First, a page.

SANTIAGO SIERRA

SANTIAGO SIERRA


15 May  – 23 Jun 2013

SANTIAGO SIERRA at GAGPROJECTS

Over the past twenty years, Santiago Sierra has exhibited widely in Europe and the Americas, and has been the subject of numerous solo presentations in museums and galleries, including London’s Tate Modern; Mexico’s Museo Rufino Tamayo; Magasin 3 Konsthall in Stockholm; Hannover’s Kestnergesellschaft; Belgium’s Museum Dhondt-Dhaenens; the Kunsthaus Bregenz in Austria; the Kunsthalle Wein; Birmingham’s Ikon; and at Kunst Werke in Berlin. His work has garnered him international acclaim, and in 2003 he represented Spain at the 50th Venice Biennale. 

Destroyed Word
This two and a half year project, saw the spectacular destruction of a giant word –KAPITALISM- referencing the potential demise of the global economy. 

Each letter (3.5m high, the same height as the Berlin Wall) was constructed out of a material significant to 10 different locations around the world and then destroyed by fire, guns, chainsaws and even pigs. GAGPROJECTS assisted with three of the ten letters, ‘K’ and 2 x ‘I’s. The materials used in the letter ‘K’ symbolise Australia’s agricultural history. Setting it aflame highlights the significant and sometimes tragic role the element of fire has had on Australian life and history.

A wooden letter ‘I’ was hacked with an axe in the jungle of Papua New Guinea, referencing the deforestation occurring in the country, while a second ‘I‘ was made from human excrement in India and knocked over later to be used as fuel for cooking. Other letters included an aluminum ‘L’ destroyed in Reykjavik to represent the growing aluminum smelting industry in Iceland. Two of the more inventive destructions were to the letter ‘S’, made up of fruit and vegetables, being eaten by a group of pigs in a muddy field in Holland, and in New Zealand, cartons of milk shelved in an ‘A’ being shot to pieces, milk projectile flying everywhere.

Throughout his practice, Sierra has investigated systems of social, political and economic power that assert their dominance through exploitation and marginalisation. He is most famously known for his works of the late 1990s where he paid underprivileged people to undertake mundane or humiliating tasks. Sierra based these works on the logic of business practices that employ the poor for menial labour with little remuneration. In doing so, he re-enacted the logic of such exploitative economies within an art gallery context - a powerful but intentionally problematic artistic gesture that resisted the simplistic morals of activism and implicates the subject, audience and the artist himself.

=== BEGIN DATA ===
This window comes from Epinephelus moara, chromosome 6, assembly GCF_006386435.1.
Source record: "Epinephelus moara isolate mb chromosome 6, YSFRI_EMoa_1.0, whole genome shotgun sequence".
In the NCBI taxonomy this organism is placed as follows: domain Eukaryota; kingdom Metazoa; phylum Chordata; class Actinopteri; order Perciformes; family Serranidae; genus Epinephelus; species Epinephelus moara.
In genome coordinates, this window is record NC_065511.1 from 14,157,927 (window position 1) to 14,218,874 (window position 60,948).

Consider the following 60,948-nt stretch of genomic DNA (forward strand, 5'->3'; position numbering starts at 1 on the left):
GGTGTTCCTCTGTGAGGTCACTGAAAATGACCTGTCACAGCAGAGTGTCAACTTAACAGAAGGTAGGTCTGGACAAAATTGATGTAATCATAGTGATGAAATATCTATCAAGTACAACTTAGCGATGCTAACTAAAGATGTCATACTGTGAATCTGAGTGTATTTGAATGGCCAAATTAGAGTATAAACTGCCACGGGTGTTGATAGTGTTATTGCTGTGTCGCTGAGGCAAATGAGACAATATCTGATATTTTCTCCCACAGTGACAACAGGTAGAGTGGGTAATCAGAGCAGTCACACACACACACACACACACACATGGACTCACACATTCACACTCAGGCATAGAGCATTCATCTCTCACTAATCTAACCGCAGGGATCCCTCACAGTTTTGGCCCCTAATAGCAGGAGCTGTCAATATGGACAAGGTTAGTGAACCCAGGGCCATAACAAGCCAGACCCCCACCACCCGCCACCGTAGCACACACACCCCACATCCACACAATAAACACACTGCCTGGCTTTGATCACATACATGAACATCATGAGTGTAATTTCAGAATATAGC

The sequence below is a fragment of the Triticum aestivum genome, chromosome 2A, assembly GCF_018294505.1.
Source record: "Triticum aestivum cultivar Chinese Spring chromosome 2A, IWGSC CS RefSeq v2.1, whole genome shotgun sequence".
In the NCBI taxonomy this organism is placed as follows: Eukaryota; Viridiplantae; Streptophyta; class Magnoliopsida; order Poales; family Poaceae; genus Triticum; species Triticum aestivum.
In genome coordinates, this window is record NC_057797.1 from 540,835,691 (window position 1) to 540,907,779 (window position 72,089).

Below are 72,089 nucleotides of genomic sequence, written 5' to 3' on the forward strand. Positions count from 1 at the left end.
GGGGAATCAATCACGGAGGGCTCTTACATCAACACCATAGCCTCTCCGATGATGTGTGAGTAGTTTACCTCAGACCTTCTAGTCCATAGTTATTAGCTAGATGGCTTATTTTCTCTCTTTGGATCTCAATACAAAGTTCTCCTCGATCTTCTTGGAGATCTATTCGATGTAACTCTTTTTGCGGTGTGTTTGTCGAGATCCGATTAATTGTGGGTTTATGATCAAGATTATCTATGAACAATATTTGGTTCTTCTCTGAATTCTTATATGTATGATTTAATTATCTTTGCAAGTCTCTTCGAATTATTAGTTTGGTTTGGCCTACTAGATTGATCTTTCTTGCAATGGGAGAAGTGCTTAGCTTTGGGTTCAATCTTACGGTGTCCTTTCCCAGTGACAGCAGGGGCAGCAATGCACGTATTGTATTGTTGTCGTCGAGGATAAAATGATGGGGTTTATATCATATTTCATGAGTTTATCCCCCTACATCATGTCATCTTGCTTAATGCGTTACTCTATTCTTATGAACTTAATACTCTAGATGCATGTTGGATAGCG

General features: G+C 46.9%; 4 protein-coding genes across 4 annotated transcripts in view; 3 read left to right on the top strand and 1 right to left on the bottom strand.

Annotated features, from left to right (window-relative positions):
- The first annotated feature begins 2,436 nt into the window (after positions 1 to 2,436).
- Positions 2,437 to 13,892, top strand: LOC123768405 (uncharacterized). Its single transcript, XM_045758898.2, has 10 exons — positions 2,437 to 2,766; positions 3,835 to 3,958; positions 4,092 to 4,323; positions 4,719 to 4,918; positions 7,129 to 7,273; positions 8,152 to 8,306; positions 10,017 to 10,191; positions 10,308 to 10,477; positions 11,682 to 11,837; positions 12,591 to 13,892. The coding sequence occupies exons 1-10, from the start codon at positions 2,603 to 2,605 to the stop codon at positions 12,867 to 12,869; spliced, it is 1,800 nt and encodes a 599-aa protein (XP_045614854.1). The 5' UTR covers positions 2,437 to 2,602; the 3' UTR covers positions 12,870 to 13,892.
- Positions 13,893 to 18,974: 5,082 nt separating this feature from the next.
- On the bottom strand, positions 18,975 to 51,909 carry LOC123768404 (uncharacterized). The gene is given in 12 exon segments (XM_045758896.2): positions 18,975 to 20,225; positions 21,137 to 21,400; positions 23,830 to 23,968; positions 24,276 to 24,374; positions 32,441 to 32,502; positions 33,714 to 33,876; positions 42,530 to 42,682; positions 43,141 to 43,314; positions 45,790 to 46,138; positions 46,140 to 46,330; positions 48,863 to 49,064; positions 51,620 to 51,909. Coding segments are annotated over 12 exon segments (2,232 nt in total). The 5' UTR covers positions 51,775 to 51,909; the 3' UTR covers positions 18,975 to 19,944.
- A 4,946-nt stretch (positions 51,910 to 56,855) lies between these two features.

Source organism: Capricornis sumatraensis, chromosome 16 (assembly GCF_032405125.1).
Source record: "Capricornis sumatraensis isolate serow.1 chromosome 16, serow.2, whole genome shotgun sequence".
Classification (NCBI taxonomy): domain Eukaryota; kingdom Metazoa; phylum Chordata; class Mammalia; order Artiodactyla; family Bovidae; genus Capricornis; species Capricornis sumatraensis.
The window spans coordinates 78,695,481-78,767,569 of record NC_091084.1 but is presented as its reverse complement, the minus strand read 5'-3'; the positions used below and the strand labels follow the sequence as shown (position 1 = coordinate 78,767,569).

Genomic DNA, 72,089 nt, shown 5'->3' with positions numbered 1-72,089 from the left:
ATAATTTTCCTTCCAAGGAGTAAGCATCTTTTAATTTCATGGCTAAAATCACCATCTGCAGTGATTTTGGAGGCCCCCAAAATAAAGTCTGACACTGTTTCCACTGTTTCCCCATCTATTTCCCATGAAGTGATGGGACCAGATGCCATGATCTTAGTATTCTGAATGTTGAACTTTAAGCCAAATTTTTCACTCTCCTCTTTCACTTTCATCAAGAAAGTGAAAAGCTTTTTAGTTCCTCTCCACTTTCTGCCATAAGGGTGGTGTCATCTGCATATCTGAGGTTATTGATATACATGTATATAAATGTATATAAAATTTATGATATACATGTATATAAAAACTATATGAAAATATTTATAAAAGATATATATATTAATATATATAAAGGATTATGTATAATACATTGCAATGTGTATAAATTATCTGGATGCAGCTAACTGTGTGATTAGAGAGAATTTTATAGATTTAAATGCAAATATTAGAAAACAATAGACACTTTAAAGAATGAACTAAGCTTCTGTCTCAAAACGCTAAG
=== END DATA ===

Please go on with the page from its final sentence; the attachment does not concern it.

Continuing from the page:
A self confessed anarchist, Sierra is also an avowed anti-capitalist. He famously contributed the giant “NO” sculpture to the Occupy New York movement last year. He believes the approved avenues of governmental lobbying are futile, and is a passionate advocate of social agitation. “I think that to ask for help from the government, to go to a person wearing a suit and tie, is like going to the Virgin Mary to ask to be cured of cancer” he says.

160cm Line Tattooed on 4 People, from 2000, Sierra recruited heroin-addicted prostitutes from the streets to have their backs tattooed in exchange for one shot of heroin; this saw the artist criticised for exploitation. Sierra’s description of this piece is eerily clinical:

Four prostitutes addicted to heroin were hired for the price of a shot of heroin to give their consent to be tattooed. Normally they charge 2,000-3,000 pesetas, between $15-$17 for fellatio, while the price of a shot of heroin is around 12,000 pesetas, about $67... People need money, people have to work, and I’m looking for strong images to express this,” he says in a Tate Modern interview.

“How are we to interpret this statement in relation to 160 cm? Is it an act of charity that instead of having to give 6 blow jobs for a shot of heroin all these women have to do is get tattooed? Or is it an act that reinforces existing structures of domination and submission? It’s no new revelation that drug-addicted prostitutes devalue their body, but to be reminded of this fact in the context of art makes us feel uneasy. The role of the artist as perpetrator forces us, the privileged viewers of the art, to be complicit in this act of charity and /or violation” are the questions posed by Anelise Chen in the Tate interview.

Veterans of War, is an ongoing project that began with the 11 Rooms, Manchester, 2011, the visitors entering the white cube discover a middle aged man, alone, quiet, standing with his face in the corner. He is a veteran of the wars of Iraq and Afghanistan. We can sense the breathing body of this soldier but as he turns his back on us, we cannot see his face. The immobility of this scene, like an uncanny tableau vivant, displays an experience of a reflective time that allows us to think about the past and the future of this man. Why he is facing the wall? Why has he agreed to participate in this kind of inquisitorial ceremony? Are we witnesses to an act of punishment? Is he remorseful or penitent about something done in the past? Veterans from several conflicts in different countries have now participated in this project, each time a single life size image is printed in black and white to document the performance; in 2011 two Australian Veterans from the war in Vietnam added themselves to this work at Greenaway Art Gallery. Recently an extension of this project was shown in 13 Rooms, a Kaldor Public Art Project in Sydney 2013, curated by Klaus Biesenbach and Hans Ulrich Obrist.